The Self-Disclosure Protocol is an important step in dealing with excluded individuals in your organization. It’s a tool for healthcare providers to volunteer information and to resolve exclusion issues in a timely manner. Initially released in 1998, the SDP was updated with additional guidelines from the OIG in succeeding years. The latest update was in April of 2013. Below are some important things you should know about the SDP.
Pick the applicable SDP
A page in the OIG website is dedicated to Self-Disclosure. It offers information and describes the processes of reporting potential medical fraud. You will need to choose the SDP process that is applicable to you: either the Provider Self-Disclosure or the Contractor Self-Disclosure.
The Provider SDP is for healthcare providers and suppliers subject to Civil Monetary Penalties. It gives you the chance to avoid civil and administration investigation-related costs by disclosing evidence of medical fraud. A printable document and a link to self-disclosure online submission is available on this page.
On the other hand, the Contractor SDP is for individuals or businesses who are awarded government contracts and subcontracts that provide Health and Human Services (HHS). This is for contractors who discover potential violations of the False Claims Act and issues of fraud, bribery, and gratuity. To submit a Contractor Self-Disclosure, you can follow the guidelines on this OIG page.
Self-disclosure reports should be submitted properly and not merely reported over the OIG hotline.
Follow the SDP time frame
When you conduct your own internal investigation, you must certify that it will be completed within 90 days of your initial submission. Investigation must be completed before the SDP is submitted, with all findings reported.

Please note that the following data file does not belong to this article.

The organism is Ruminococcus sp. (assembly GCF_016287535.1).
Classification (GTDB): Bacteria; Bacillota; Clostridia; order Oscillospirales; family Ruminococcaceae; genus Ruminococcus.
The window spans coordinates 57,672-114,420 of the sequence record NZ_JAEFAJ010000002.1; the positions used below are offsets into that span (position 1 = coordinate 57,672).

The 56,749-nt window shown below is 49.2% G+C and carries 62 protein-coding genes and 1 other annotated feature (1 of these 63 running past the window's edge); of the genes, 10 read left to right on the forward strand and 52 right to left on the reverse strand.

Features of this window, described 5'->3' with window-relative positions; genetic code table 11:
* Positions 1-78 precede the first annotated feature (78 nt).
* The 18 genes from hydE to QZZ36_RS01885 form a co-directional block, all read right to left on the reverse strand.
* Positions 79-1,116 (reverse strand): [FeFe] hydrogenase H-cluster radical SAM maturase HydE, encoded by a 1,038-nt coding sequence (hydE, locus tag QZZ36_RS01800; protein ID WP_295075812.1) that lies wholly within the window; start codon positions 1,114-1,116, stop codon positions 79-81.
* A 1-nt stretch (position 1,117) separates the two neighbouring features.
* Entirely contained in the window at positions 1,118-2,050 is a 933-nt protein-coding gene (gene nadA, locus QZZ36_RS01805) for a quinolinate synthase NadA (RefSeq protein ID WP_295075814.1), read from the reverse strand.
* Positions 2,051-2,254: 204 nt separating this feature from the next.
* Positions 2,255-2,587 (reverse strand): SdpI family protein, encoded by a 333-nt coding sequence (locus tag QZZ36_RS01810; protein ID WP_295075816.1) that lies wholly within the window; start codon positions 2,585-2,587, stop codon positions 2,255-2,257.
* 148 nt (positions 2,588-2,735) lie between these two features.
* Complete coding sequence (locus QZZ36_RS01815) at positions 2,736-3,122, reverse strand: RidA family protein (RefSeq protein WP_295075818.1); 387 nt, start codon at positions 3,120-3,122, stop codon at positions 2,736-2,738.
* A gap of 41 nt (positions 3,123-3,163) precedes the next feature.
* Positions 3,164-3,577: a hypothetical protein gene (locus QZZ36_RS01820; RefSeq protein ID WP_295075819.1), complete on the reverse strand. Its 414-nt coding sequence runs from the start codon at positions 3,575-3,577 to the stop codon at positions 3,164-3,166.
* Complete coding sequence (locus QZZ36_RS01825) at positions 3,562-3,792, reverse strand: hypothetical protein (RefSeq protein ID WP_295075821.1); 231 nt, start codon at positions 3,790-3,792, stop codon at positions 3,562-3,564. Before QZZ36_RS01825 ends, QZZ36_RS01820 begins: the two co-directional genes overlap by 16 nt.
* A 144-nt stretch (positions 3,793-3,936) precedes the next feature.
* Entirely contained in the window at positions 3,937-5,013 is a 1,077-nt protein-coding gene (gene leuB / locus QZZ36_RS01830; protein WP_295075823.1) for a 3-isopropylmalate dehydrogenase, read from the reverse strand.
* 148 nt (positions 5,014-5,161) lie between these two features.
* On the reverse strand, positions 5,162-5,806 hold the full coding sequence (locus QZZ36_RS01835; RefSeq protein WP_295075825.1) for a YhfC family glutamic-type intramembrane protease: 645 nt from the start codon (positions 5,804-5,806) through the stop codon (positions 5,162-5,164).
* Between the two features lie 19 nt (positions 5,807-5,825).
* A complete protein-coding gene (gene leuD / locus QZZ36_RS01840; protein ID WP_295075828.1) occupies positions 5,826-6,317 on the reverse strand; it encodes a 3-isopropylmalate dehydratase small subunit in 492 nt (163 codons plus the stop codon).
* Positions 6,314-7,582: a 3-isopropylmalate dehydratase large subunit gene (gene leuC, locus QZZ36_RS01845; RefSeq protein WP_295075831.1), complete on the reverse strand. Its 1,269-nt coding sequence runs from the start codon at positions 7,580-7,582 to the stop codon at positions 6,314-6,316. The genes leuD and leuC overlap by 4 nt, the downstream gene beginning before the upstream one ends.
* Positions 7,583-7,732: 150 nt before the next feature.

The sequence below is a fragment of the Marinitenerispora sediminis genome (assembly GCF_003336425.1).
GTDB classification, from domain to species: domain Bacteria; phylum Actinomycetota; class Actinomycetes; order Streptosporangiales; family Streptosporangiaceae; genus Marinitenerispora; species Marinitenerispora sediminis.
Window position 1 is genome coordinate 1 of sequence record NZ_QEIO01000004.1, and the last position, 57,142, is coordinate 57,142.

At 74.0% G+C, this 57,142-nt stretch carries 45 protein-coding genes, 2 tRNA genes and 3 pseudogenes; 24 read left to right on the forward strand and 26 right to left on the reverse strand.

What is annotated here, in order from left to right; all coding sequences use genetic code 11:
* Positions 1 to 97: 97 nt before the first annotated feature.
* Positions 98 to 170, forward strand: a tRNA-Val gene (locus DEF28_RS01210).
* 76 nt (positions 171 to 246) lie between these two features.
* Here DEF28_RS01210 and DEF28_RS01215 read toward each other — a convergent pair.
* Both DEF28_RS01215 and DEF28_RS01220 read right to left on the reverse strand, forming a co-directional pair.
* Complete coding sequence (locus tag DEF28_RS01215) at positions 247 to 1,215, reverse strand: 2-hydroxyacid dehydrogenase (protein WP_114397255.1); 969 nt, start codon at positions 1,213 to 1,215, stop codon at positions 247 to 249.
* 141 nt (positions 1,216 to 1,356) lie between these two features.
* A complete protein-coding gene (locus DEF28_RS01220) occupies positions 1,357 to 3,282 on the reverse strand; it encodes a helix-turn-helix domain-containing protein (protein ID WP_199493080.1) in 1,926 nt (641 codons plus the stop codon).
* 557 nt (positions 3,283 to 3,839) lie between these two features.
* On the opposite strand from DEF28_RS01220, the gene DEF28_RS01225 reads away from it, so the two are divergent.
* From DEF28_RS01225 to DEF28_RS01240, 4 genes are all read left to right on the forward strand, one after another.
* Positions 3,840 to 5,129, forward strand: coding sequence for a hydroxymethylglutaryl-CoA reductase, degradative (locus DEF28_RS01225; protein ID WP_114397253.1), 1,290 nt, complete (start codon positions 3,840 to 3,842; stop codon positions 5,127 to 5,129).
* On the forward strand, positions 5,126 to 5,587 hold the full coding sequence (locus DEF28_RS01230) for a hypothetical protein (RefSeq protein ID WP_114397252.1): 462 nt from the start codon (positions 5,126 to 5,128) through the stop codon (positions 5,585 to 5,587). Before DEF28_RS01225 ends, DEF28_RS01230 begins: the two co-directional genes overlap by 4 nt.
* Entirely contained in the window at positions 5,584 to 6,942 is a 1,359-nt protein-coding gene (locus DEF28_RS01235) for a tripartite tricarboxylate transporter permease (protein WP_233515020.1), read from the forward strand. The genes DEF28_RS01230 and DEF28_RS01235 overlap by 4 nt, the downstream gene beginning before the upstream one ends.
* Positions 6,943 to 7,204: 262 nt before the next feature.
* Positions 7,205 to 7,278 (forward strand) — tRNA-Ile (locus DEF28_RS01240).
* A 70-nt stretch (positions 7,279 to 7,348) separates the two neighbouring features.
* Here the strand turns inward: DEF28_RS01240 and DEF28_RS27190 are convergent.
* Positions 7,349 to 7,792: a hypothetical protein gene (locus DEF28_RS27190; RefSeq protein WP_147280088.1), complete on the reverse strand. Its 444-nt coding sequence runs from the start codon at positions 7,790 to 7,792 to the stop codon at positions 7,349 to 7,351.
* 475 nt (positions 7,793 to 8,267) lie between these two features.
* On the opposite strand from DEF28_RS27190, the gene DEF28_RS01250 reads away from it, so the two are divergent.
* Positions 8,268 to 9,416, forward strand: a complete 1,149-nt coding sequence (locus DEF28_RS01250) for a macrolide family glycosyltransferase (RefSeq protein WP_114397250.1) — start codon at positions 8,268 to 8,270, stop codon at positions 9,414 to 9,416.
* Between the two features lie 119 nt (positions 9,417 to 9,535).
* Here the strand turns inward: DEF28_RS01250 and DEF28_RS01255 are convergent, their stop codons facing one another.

Know the specific requirements for disclosure of excluded persons
The SDP must be as specific and detailed as possible. The required details include:
- the excluded person(s)’s identity/identities
- the excluded person(s)’s Federal Tax ID number
- the excluded person(s)’s duties
- the dates of the excluded person(s)’s employment/contract
- all background checks done on the excluded person(s) during the time of their employ/contract
- the provider’s screening process
- why the individual was hired
- how the situation came to light
- the corrective measures taken after the discovery
Compute the minimum multiplier of 1.5 times the singles damages
For organizations who use the SDP, the OIG practices a minimum of 1.5 times the amount paid by the federal health care program compared to about double the amount in a government-initiated investigation. This will keep penalties and exclusion fines going through the roof. However, this multiplier still depends on the exclusion situation, which is why a detailed report is a must.